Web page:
More than 830 new miles of bikeways could be added to unincorporated areas of Los Angeles County – including several new dedicated bike paths in the San Gabriel Valley – under a 20-year plan approved by the Board of Supervisors last week.
Supervisor Zev Yaroslavsky said the
plan will “give us a real road map – no pun intended – to take our bicycle planning and implementation to a new level.”
It marks the first update to the County of Los Angeles Bicycle Master Plan in 37 years, replacing a plan from 1975. But while the approval is a first step, actually building the bike paths and lanes would cost the county $331 million, and no funding has been identified.
The new document allows the county and other agencies, such as the Lower Los Angeles/San Gabriel Rivers and Mountains Conservancy (RMC) based in Azusa, to apply for state and federal grants to fund construction of bike facilities.
County staff said the vast majority of funding would come from state and federal sources, with improvements such as bike-route signage and pavement striping only adding “incidental” expense to county road costs.
In the plan is a 15.6-mile bike path running east to west along the San Jose Creek, from Murchison Avenue to 7th Avenue in Hacienda Heights, Rowland Heights and parts of unincorporated Walnut. The bike path or Class 1 project includes 2.6 miles of Thompson Creek in Pomona and would run parallel to the 60 Freeway.
It’s one of the largest bike paths in the plan and has received a high ranking, which could move it quicker to funding. “The ranking will definitely help with funding,” said Mark Stanley, RMC executive director.
Parents of students who attend Lassalette School in La Puente say they have been discriminated against. Their children for years have had to change into their physical education uniforms in two small bathrooms, causing them to come home smelling like urine.
“My son comes home with urine on his clothes after changing in the bathroom where there is urine and feces on the floor,” Consuelo Ayala said through tears as she explained the daily ordeal her son faces. “It’s sad that the years go by and nothing is resolved.”
Since Lassalette was transformed more than a decade ago into a K-8 school, parents have been asking the district to provide two portable rooms to serve as changing rooms for the 225 sixth-, seventh- and eighth-grade students. Right now, they change in bathrooms or empty classrooms.
The request has been denied on numerous occasions as Hacienda La Puente Unified School District officials said there was little funding available for the portables, one of which can cost about $170,000.
But La Puente parents have recently learned from school board member Rudy Chavarria that Wedgeworth Elementary School, a small specialty elementary school in Hacienda Heights, could be getting two new portables valued at between $250,000 and $1 million.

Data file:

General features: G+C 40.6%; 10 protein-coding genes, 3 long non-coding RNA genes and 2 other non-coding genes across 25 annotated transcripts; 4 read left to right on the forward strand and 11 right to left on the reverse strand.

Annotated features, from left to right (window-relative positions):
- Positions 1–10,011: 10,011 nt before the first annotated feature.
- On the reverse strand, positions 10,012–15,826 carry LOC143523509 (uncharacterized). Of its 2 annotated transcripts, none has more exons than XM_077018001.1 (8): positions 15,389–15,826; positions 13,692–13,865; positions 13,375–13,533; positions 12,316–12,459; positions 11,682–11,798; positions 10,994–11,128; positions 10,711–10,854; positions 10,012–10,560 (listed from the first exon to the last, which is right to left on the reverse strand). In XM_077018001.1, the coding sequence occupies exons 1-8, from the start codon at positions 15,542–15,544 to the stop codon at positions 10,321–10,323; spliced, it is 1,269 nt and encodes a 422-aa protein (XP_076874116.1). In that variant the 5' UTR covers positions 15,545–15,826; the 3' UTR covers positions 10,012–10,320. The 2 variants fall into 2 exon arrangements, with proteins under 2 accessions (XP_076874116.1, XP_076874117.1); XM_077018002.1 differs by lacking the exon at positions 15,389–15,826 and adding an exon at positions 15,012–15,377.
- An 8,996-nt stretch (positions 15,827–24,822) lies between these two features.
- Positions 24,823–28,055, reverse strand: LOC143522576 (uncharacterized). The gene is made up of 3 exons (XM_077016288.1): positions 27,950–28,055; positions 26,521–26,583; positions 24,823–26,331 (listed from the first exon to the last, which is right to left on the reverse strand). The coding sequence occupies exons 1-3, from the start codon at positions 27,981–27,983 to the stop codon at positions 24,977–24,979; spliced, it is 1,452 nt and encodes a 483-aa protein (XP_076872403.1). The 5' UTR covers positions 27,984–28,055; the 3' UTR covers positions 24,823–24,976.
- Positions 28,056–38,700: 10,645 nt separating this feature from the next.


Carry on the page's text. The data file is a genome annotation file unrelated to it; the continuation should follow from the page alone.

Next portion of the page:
And now they are taking their complaints back to the school board – highlighting a long-standing criticism that the district favors its schools in Hacienda Heights, to the detriment of schools in La Puente.
Officials arrested a doctor on suspicion of three counts of murder Thursday in connection with the deaths of three patients who overdosed on drugs she prescribed at her Rowland Heights office, authorities said.
Hsiu-Ying “Lisa” Tseng, 42, of Walnut, was arrested by California Medical Board investigators and accused of three counts of second-degree murder in the deaths of three men in their 20s, according to the Los Angeles County District Attorney’s Office.
“All were patients of Tseng, who prescribed a myriad of drugs for the three young men,” District Attorney’s Office spokeswoman Sandi Gibbons said.
Patients of Tseng’s received prescriptions for “cocktails of drugs,” which included, in part, Methadone, Oxycodone, Hydrocodone, Oxymorphone and Suboxone, Gibbons said.
Tseng is being held in lieu of $3 million bail pending a scheduled arraignment today in Los Angeles Superior Court, officials said.
If convicted as charged, Tseng could face 45 years to life in state prison.
A baby born at 12:33 a.m. Wednesday at Presbyterian Intercommunity Hospital was the unofficial first bundle of joy in the San Gabriel Valley and Whittier areas to arrive on Leap Day.
Don and and Monica Volmer of Hacienda Heights welcomed Ryan Donald Volmer in the Ruth B. Shannon Maternity Care Center on a day that comes around only every four years.
He “leaped” into his parents’ life weighing 6 lbs., 5.7 ounces and 19 inches.
“We were surprised,” said the proud dad of the Feb. 29 birth, even though he had joked it would happen.
“We’ll just go with it and celebrate on the weekend near his birthday,” Don Volmer said about when they would celebrate Ryan’s birthday. “But on his fourth birthday, we’re definitely having a big party!”
Ryan is the second child for the couple. They have another son, 10-month-old Michael Roy Volmer, who was also born at PIH.